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Discussion Starter #1 (Edited)
So I got the MR416 out to the gravel pit today and did some more tests.

With about 1300 rounds down the pipe now, I started removing gas rings to day to see how the rifle would function.

I removed one gas ring and test fired. Worked fine. Ejected the spent casing and chambered a new round.

Removed a second gas ring, re-loaded and test fired. Ejected spent casing and chambered a new round.

Removed last gas ring and it wouldn't even eject. Cool to know.

Then I swapped out to a different lower with a milspec carbine spring and H2 buffer only to have it not fire.

Checked the hammer and the damn thing was notched so it wouldn't disengage the firing pin safety. F**k.

I'll have to go back and re-do the entire test again because I forgot to check an important part of function while removing the gas rings. That part being to see if the bolt would lock back on an empty magazine with one or two rings removed. I was using a magazine that started out with only 10 rounds in it, and fired one round, then cleared the gun in between stages of the test. I should have loaded two rounds for each test to see if A) the gun would cycle and load a new round and the second to see if the bolt would lock back. That's what I will do next time.

I'll swap hammers in the other lower as well to see if I can get the system to work with a standard lower/spring/buffer and no gas rings.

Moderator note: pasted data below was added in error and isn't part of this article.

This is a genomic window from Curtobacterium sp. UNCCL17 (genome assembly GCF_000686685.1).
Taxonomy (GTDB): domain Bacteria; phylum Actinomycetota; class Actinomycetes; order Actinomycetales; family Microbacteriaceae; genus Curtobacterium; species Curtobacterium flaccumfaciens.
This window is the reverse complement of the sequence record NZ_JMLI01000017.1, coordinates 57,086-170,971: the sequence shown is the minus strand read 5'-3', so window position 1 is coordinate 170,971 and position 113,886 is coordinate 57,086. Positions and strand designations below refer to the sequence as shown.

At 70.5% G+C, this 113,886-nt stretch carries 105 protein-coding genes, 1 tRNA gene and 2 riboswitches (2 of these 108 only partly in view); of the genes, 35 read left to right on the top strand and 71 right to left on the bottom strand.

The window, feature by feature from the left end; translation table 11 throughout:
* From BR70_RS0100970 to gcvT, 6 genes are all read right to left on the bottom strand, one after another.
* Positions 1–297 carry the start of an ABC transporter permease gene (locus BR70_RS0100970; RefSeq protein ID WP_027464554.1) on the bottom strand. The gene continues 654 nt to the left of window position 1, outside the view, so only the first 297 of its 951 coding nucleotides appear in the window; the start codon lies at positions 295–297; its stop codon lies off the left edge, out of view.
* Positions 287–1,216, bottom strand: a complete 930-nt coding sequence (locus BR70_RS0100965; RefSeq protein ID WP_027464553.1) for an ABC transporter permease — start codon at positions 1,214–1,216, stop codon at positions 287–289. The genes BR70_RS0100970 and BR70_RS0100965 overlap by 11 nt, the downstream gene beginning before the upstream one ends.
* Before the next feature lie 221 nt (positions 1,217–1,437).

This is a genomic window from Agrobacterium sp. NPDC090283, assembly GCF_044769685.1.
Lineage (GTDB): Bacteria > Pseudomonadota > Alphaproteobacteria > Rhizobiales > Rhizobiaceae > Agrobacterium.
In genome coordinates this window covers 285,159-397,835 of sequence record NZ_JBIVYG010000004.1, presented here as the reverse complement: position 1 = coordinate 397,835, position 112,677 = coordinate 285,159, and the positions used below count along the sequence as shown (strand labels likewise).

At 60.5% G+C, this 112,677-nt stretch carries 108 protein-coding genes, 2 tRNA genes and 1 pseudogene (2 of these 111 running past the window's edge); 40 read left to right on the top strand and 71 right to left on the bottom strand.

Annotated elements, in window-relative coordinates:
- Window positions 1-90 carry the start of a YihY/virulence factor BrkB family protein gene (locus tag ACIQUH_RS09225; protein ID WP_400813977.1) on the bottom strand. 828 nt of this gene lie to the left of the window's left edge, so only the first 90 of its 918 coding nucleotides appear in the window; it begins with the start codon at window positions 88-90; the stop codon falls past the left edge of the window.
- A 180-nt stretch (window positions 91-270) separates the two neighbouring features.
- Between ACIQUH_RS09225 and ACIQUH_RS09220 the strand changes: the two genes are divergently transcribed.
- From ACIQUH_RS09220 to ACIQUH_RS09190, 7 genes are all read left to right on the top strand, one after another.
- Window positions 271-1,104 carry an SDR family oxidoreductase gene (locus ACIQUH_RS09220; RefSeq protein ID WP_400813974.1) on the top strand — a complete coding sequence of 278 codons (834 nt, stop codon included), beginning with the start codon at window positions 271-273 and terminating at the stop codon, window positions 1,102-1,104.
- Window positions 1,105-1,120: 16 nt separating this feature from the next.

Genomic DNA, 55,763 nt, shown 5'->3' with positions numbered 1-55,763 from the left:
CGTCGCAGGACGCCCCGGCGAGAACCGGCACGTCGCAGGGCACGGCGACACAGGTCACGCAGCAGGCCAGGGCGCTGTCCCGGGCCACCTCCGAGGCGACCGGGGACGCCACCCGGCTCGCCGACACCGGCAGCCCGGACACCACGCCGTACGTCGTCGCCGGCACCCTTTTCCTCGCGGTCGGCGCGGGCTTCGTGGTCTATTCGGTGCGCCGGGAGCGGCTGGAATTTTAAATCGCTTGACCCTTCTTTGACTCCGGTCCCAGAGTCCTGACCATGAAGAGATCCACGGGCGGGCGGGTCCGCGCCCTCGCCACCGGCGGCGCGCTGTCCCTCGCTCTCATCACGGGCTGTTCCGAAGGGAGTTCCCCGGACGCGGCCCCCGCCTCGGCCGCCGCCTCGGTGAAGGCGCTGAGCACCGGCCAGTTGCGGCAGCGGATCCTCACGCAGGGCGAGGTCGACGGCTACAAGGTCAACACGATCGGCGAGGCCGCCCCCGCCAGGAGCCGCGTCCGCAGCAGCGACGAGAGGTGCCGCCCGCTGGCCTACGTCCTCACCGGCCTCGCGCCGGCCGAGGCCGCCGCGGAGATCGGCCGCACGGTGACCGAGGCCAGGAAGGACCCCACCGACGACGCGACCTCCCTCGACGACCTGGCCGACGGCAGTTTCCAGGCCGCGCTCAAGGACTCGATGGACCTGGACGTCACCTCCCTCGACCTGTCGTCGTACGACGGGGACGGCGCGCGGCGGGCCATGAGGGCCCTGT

Now, this is a limited test in that doesn't speak as to the feasability of this should the gun have a much higher round count. As AGR416 said, he has seen a 416N stop cycling with only a single piston ring removed (lost). My guess is that this was on a higher round count gun though with much more wear on the gas rings.

I think that as the round count goes up on this gun, i'll re-do this test every few thousand rounds just to see if it keeps working or not.
 

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I picked up a trade-in lower not long ago, and upon diassembly, I found that the piston (when the op rod was removed) would fall free of the gas block if the upper was pointed "muzzle up". Considering what I know about the gas ring wear in a DI gun, I figured this was not ideal.

I never fired the weapon with that piston, and I have since replaced that gas rings on it, but you have me curious as to what capacity that rifle would be in with gas rings that were that worn.
 

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Discussion Starter #4
Also, the gun I saw it happen to, used a standard HK lower, with an HK spring and HK buffer.